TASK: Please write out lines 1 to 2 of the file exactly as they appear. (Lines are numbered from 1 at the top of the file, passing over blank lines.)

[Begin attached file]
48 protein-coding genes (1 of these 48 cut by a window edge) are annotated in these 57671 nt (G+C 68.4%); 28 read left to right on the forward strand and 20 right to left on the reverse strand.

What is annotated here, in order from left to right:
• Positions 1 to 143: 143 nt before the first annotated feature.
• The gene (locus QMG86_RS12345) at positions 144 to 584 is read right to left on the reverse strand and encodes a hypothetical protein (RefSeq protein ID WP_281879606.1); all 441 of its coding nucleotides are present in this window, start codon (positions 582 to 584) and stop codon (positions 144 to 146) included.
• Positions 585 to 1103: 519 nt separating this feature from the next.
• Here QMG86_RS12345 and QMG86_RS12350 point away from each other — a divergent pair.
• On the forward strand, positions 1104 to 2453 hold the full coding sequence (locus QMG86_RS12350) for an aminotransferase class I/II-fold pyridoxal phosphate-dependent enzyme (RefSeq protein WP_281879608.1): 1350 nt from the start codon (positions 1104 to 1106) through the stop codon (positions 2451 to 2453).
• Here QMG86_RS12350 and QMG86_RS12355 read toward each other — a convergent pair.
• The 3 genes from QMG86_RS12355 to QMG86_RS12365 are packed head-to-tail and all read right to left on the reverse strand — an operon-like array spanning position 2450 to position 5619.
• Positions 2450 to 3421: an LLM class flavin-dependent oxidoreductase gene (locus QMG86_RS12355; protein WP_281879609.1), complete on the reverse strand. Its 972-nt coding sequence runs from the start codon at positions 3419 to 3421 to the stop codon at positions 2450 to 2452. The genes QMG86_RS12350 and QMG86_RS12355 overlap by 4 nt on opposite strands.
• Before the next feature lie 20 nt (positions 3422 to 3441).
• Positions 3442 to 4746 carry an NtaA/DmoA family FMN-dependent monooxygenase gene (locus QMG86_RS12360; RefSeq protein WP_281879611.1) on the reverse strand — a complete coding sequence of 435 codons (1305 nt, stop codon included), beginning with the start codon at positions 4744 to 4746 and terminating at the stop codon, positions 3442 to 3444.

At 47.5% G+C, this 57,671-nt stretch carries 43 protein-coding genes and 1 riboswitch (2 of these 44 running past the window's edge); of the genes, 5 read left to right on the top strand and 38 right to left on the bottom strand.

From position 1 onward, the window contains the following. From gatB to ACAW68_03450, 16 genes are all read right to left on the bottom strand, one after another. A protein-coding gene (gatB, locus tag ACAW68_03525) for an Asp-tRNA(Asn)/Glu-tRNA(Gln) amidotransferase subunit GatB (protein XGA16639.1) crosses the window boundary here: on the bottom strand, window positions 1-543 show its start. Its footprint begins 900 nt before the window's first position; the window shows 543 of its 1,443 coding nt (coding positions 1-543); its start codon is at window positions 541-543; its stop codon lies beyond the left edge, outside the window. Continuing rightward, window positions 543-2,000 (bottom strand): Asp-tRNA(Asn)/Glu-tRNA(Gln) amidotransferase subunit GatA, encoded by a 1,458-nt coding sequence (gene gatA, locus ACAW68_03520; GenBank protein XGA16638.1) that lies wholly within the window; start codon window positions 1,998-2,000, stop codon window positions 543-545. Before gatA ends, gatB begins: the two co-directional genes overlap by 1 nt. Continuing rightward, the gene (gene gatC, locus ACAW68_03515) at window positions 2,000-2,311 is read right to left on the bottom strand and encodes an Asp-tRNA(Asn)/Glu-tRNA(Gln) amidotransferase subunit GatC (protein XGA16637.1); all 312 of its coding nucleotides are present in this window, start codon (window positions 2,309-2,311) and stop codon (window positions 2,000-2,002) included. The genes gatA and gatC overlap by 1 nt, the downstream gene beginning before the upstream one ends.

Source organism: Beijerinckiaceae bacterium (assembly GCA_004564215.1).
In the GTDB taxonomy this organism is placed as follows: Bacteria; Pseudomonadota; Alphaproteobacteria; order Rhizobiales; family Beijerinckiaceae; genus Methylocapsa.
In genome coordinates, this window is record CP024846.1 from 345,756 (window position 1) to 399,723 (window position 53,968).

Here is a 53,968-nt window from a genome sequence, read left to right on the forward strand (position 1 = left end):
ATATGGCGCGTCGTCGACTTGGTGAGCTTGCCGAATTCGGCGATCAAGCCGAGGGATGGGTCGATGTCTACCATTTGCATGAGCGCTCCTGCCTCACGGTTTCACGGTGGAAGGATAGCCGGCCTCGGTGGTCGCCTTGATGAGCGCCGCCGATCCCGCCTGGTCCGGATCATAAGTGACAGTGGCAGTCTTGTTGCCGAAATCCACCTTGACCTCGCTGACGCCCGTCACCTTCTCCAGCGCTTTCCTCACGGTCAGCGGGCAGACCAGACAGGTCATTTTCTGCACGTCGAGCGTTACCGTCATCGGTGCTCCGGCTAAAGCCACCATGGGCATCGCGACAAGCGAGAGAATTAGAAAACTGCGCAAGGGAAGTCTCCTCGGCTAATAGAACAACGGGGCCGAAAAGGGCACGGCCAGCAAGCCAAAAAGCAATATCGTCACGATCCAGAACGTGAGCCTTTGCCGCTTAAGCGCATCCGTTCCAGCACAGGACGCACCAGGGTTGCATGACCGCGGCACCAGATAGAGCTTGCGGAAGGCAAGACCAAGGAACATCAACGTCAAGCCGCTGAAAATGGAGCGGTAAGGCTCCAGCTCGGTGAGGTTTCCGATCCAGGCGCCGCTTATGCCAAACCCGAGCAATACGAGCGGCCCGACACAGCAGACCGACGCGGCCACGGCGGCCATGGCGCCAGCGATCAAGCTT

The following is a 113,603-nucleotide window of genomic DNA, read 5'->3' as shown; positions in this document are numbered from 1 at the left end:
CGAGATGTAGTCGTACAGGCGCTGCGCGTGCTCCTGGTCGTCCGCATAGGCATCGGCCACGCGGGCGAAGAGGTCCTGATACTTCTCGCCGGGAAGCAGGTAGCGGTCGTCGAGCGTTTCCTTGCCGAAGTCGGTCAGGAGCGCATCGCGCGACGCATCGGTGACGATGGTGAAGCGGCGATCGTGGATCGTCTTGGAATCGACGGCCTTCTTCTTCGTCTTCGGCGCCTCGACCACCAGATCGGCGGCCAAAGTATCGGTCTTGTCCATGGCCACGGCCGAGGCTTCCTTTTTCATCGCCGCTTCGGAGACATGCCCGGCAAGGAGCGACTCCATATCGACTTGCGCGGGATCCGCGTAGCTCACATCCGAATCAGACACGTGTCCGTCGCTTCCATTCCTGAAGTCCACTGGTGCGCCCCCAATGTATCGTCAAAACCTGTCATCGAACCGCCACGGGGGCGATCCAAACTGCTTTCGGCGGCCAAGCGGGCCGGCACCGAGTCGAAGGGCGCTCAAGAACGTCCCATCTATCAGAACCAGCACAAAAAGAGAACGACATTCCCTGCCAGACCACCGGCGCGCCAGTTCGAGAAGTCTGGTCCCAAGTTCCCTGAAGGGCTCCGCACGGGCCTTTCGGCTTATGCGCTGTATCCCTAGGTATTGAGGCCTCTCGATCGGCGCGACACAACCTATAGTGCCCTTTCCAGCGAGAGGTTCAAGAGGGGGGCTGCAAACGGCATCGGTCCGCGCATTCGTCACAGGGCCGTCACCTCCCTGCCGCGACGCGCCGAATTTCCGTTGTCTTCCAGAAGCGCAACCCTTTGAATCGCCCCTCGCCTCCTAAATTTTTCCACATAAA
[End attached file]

48 protein-coding genes (1 of these 48 cut by a window edge) are annotated in these 57671 nt (G+C 68.4%); 28 read left to right on the forward strand and 20 right to left on the reverse strand.

What is annotated here, in order from left to right: